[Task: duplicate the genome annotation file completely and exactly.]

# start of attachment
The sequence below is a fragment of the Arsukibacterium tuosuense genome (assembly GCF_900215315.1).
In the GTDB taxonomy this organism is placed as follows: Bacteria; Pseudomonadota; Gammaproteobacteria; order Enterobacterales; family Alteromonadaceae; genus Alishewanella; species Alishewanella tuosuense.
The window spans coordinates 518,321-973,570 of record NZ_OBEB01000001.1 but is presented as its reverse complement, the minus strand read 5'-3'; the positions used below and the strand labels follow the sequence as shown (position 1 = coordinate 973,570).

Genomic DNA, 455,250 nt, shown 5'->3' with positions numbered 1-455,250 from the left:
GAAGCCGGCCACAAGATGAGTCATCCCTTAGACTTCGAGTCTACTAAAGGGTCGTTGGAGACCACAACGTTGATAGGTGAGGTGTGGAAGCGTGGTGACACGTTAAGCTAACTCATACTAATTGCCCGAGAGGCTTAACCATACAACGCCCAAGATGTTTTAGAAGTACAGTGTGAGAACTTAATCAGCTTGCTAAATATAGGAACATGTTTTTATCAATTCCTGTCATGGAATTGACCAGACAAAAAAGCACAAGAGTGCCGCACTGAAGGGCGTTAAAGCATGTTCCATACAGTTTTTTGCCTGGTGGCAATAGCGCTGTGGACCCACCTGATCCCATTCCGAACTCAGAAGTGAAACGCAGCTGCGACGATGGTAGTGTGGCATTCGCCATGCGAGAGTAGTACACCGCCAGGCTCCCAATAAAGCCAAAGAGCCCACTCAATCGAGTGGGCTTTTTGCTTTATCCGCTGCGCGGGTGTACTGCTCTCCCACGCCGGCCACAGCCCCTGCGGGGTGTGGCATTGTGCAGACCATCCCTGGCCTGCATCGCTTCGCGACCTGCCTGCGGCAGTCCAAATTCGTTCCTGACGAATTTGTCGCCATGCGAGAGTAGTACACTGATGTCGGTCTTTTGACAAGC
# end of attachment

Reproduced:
The sequence below is a fragment of the Arsukibacterium tuosuense genome (assembly GCF_900215315.1).
In the GTDB taxonomy this organism is placed as follows: Bacteria; Pseudomonadota; Gammaproteobacteria; order Enterobacterales; family Alteromonadaceae; genus Alishewanella; species Alishewanella tuosuense.
The window spans coordinates 518,321-973,570 of record NZ_OBEB01000001.1 but is presented as its reverse complement, the minus strand read 5'-3'; the positions used below and the strand labels follow the sequence as shown (position 1 = coordinate 973,570).

Genomic DNA, 455,250 nt, shown 5'->3' with positions numbered 1-455,250 from the left:
GAAGCCGGCCACAAGATGAGTCATCCCTTAGACTTCGAGTCTACTAAAGGGTCGTTGGAGACCACAACGTTGATAGGTGAGGTGTGGAAGCGTGGTGACACGTTAAGCTAACTCATACTAATTGCCCGAGAGGCTTAACCATACAACGCCCAAGATGTTTTAGAAGTACAGTGTGAGAACTTAATCAGCTTGCTAAATATAGGAACATGTTTTTATCAATTCCTGTCATGGAATTGACCAGACAAAAAAGCACAAGAGTGCCGCACTGAAGGGCGTTAAAGCATGTTCCATACAGTTTTTTGCCTGGTGGCAATAGCGCTGTGGACCCACCTGATCCCATTCCGAACTCAGAAGTGAAACGCAGCTGCGACGATGGTAGTGTGGCATTCGCCATGCGAGAGTAGTACACCGCCAGGCTCCCAATAAAGCCAAAGAGCCCACTCAATCGAGTGGGCTTTTTGCTTTATCCGCTGCGCGGGTGTACTGCTCTCCCACGCCGGCCACAGCCCCTGCGGGGTGTGGCATTGTGCAGACCATCCCTGGCCTGCATCGCTTCGCGACCTGCCTGCGGCAGTCCAAATTCGTTCCTGACGAATTTGTCGCCATGCGAGAGTAGTACACTGATGTCGGTCTTTTGACAAGC